Netanyahu has repeatedly argued that time is running out to stop the Islamic Republic from becoming a nuclear power and the threat of force must be seriously considered.
"I believe that faced with a clear red line, Iran will back down — and it will give more time for sanctions and diplomacy," the Israeli prime minister said. "Red lines don't lead to war, red lines prevent war ... nothing could imperil the world more than a nuclear-armed Iran."
Netanyahu's speech marks perhaps his final plea before Israel takes matters into its own hands. Israeli leaders have issued a series of warnings in recent weeks suggesting that if Iran's uranium enrichment program continues it may soon stage a unilateral military strike, flouting even American wishes.
The Obama administration has urgently sought to hold off Israeli military action, which would likely result in the U.S. being pulled into a conflict and cause region-wide mayhem on the eve of American elections.
Israel considers a nuclear-armed Iran to be an existential threat, citing Iranian denials of the Holocaust, its calls for Israel's destruction, its development of missiles capable of striking the Jewish state and its support for hostile Arab militant groups.
"Given this record of Iranian aggression without nuclear weapons, just imagine Iranian aggression with nuclear weapons," Netanyahu said.
Iran insists its nuclear program is for peaceful purposes but Israel, the U.S. and other Western allies reject the claim. Four rounds of U.N. sanctions have already been placed on Iran.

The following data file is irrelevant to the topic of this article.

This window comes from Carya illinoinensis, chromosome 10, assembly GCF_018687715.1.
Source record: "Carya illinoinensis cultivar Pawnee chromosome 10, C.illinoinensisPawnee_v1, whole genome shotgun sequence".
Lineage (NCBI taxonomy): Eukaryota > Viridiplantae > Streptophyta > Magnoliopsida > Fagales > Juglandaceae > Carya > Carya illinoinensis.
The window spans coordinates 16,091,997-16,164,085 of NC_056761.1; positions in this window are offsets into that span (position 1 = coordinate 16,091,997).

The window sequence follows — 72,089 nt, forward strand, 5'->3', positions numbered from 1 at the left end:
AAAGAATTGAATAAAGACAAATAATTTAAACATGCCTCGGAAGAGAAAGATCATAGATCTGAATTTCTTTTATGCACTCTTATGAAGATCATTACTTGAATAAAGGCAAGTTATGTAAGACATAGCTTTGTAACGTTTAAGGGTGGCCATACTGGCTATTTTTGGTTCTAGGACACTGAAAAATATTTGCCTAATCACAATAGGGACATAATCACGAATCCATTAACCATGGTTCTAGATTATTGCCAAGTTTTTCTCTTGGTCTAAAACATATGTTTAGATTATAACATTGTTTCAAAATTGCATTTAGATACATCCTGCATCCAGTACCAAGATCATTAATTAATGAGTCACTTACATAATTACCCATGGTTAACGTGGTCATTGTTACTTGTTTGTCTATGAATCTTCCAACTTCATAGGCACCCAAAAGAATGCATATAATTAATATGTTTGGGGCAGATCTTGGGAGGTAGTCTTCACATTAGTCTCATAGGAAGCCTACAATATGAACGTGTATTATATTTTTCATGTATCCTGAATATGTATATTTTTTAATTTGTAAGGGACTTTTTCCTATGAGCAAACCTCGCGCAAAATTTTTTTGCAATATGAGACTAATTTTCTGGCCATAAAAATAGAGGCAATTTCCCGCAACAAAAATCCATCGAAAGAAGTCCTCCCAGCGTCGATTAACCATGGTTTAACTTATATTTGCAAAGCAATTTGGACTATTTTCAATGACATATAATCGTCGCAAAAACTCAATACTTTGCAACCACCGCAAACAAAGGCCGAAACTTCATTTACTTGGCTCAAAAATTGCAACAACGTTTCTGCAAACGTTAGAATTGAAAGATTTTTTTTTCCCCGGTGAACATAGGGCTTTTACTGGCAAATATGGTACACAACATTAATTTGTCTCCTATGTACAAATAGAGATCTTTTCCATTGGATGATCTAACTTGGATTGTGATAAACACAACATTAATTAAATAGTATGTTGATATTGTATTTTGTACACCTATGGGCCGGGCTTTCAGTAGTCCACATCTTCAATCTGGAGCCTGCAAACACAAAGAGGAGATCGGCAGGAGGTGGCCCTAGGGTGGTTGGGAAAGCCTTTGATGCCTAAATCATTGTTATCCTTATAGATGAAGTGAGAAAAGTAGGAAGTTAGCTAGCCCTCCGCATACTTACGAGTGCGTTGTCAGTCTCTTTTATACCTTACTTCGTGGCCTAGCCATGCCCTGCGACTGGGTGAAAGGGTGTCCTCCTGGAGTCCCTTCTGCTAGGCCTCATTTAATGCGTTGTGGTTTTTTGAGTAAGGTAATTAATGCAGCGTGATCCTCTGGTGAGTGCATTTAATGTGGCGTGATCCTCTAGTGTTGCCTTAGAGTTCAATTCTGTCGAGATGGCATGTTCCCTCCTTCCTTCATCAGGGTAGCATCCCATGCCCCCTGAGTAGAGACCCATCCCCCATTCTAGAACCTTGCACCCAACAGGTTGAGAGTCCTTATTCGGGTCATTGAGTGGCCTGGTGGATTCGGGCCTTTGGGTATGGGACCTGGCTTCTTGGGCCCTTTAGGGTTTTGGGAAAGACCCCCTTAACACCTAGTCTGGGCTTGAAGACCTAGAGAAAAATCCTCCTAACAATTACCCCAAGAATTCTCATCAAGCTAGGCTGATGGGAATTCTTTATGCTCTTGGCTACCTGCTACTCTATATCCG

A U.N. report last month only reinforced Israeli fears, finding that Iran has moved more of its uranium enrichment activities into fortified bunkers deep underground where there are impervious to air attack. Enrichment is a key activity in building a bomb, though it has other uses as well, such as producing medical isotopes.
While Israel is convinced that Iran is pursuing a nuclear weapon, American officials believe Iran has not yet made a final decision to take the plunge, even as it develops much of the infrastructure needed to do so.
Obama has repeatedly said he will not allow Iran to gain nuclear weapons and has said the U.S. would be prepared to use force as a last resort.Israel's timeline for military action is shorter than that of the United States, which has far more powerful bunker-busting bombs at its disposal, and there is great suspicion in Israel over whether in the moment of truth Obama will follow through on his pledge.
Speaking shortly before Netanyahu, Palestinian President Mahmoud Abbas accused Israel of ethnic cleansing for building settlements in east Jerusalem.
"It is a campaign of ethnic cleansing against the Palestinian people via the demolition of their homes," Abbas said in his speech to the U.N. General Assembly.
Netanyahu rebuked Abbas in his own address, saying: "We won't solve our conflict with libelous speeches at the U.N."
Israel conquered the eastern part of Jerusalem from Jordan during the 1967 Mideast War. It later annexed it but the move has not been internationally recognized. The Palestinians want east Jerusalem to the capital of their future state in the West Bank.
Abbas also said he has opened talks on a new bid for international recognition at the U.N., but didn't specify exactly when he will ask the General Assembly to vote.
"Intensive consultations with the various regional organizations and the state members" were underway, he said.
The Palestinians will apply to the General Assembly for nonmember state status.
That stands in sharp contrast to last year, when they asked the Security Council to admit them as a full member state, but the bid failed.
Abbas insisted that the new quest for recognition was "not seeking to delegitimize Israel, but rather establish a state that should be established: Palestine."
Palestinian officials said their bid is likely to be submitted on Nov. 29.